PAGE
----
The Trump White House sent out invitations to their annual media Christmas party, but snubbed LGBT and black reporters from the invite list, Pink News reports.
For the first time since the George W. Bush administration, LGBT reporters were not invited to the party. It is also the first time in 20 years that black groups were excluded from the invites, according to the report.
Chris Johnson, the top White House and political reporter at the Washington Blade was among those who was snubbed this year. The Washington Blade is one of the world’s oldest LGBT publications.
Johnson told The Independent he first realized his invite wasn’t coming over Thanksgiving.
“My first reaction was I assumed it must have been an oversight,” Johnson told the paper.
Johnson emailed White House officials and was passed off to a number of spokespeople who could not give him a straight answer.
“It is consistent with the White House press secretary not calling on me during the on-camera press briefings,” he told The Independent, adding that he has been called on at White House press briefings just twice in six months.
Johnson said he believes the lack of an invite is “just kind of consistent with the policy of the administration to exclude LGBTQ people”.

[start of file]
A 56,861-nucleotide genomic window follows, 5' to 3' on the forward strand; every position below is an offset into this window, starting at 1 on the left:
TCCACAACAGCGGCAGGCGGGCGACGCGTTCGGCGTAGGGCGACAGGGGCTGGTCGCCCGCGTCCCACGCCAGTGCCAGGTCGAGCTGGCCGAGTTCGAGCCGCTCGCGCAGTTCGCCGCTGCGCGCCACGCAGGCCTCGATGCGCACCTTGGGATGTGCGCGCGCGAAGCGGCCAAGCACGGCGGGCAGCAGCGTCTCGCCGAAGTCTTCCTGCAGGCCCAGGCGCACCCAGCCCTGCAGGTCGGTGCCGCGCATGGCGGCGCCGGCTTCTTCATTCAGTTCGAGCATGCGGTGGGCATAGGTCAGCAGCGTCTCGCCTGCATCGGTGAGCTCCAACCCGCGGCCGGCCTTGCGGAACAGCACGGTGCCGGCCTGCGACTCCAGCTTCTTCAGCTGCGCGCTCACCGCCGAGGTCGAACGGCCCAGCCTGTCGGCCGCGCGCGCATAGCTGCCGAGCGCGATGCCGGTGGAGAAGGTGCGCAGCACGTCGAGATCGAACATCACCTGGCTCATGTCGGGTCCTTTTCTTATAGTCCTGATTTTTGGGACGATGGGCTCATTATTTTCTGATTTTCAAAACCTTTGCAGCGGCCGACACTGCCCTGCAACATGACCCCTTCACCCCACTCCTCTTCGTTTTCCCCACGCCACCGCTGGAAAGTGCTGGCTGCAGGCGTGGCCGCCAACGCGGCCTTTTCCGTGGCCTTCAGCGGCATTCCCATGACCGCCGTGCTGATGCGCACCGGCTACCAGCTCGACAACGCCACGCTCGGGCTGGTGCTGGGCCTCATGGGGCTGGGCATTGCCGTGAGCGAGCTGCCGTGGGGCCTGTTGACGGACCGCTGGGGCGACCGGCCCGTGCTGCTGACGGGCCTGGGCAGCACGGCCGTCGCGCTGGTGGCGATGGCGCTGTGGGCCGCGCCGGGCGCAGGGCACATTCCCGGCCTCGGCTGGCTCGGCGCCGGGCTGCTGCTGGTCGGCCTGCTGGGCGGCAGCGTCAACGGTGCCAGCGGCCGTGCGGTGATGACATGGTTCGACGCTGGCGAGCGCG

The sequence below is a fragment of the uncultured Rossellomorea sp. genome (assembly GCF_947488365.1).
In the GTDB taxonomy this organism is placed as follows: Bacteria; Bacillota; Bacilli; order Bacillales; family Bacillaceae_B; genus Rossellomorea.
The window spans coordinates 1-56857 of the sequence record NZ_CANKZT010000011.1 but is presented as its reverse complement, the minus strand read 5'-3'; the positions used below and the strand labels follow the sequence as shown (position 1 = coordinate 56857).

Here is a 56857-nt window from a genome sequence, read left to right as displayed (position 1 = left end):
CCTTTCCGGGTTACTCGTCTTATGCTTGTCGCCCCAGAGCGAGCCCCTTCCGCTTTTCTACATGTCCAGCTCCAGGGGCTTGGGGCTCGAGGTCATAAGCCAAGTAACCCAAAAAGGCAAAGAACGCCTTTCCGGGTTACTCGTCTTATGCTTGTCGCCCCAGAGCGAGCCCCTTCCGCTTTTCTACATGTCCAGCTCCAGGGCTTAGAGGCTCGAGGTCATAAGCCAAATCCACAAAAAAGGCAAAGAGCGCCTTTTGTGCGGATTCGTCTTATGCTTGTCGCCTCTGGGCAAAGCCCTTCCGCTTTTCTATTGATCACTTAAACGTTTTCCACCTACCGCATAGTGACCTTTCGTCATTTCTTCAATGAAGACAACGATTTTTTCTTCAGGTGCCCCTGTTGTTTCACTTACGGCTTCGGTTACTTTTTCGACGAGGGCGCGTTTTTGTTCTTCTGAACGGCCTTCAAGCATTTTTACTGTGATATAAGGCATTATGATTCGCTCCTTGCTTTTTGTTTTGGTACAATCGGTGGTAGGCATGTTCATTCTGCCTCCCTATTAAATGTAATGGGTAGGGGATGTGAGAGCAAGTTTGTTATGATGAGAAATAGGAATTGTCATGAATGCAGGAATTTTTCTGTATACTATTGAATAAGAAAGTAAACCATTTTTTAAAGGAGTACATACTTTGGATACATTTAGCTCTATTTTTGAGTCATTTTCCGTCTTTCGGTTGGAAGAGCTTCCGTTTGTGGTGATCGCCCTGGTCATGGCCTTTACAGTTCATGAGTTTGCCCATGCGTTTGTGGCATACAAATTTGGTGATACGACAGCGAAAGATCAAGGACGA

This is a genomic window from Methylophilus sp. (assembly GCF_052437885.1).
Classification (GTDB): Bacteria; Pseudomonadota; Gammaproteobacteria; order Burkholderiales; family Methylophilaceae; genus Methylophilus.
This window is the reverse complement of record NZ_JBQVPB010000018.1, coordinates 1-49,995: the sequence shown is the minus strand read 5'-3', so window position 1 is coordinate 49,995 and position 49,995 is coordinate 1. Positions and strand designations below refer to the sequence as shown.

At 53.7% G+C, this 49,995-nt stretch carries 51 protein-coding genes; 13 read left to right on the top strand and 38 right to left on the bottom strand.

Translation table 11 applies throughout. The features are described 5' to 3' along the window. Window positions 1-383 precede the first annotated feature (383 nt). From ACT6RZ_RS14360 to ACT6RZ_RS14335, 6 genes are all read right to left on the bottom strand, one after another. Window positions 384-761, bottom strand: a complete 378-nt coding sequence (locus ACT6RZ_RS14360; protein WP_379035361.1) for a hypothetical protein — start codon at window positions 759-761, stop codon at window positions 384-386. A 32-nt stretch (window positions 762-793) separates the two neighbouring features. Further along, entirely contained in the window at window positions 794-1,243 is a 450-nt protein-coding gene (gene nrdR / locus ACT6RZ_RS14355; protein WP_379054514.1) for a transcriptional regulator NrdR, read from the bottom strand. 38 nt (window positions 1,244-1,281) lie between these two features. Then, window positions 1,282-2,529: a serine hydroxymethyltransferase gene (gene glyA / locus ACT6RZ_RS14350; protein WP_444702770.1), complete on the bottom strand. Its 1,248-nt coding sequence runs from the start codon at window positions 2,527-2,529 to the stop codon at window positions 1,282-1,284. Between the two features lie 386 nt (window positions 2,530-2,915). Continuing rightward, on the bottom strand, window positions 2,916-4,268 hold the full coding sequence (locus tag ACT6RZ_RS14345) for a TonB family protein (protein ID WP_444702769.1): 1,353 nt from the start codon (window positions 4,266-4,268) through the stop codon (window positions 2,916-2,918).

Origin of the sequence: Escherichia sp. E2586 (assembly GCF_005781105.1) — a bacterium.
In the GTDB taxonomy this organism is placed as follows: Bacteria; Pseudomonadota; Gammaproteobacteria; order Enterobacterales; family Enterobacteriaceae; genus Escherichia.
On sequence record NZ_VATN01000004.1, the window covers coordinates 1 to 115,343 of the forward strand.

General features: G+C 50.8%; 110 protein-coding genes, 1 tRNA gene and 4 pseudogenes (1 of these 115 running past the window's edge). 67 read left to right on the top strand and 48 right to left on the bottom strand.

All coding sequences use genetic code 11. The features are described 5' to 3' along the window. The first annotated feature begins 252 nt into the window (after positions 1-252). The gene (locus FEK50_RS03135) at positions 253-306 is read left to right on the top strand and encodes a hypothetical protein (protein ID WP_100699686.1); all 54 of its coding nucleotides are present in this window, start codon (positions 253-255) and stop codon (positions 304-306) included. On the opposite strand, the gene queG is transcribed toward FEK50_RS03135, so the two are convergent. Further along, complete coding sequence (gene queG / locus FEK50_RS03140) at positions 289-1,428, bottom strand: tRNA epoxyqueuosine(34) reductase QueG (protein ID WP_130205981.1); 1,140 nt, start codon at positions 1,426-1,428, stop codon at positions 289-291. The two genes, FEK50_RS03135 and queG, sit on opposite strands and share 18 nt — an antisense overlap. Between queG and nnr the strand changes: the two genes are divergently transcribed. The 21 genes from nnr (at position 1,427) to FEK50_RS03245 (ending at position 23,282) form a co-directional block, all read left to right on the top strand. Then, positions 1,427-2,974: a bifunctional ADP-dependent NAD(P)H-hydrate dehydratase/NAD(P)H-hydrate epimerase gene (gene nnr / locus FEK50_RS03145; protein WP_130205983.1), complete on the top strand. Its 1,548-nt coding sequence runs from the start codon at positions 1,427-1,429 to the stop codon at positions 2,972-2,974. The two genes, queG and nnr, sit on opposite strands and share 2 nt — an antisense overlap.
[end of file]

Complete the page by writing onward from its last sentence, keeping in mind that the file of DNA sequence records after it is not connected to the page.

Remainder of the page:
“As with Christmas parties in past administrations, this is off the record,” a spokesperson for Melania said in a statement. “This is not meant to be a news event, rather, it is an opportunity for the media and their guests to enjoy a reception at the White House this Christmas season.”
This is the second time in just the recent days that Trump has overlooked the LGBT community. Earlier this month, he honored Worlds AIDS day without a single mention of the LGBT community.
“Today, on World AIDS Day, we honor those who have lost their lives to AIDS, we celebrate the remarkable progress we have made in combatting this disease, and we reaffirm our ongoing commitment to end AIDS as a public health threat,” Trump said in the statement.
“Since the beginning of the HIV/AIDS epidemic, more than 76 million people around the world have become infected with HIV and 35 million have died from AIDS,” it said. “As of 2014, 1.1 million people in the United States are living with HIV. On this day, we pray for all those living with HIV, and those who have lost loved ones to AIDS.”
By contrast, President Barack Obama made it a point to highlight the LGBT community when discussing HIV and AIDS prevention.
“In the United States, more than 1.2 million people are living with HIV,” Obama said in his 2016 World AIDS Day statement. “Gay and bisexual men, transgender people, youth, black and Latino Americans, people living in the Southern United States, and people who inject drugs are at a disproportionate risk.”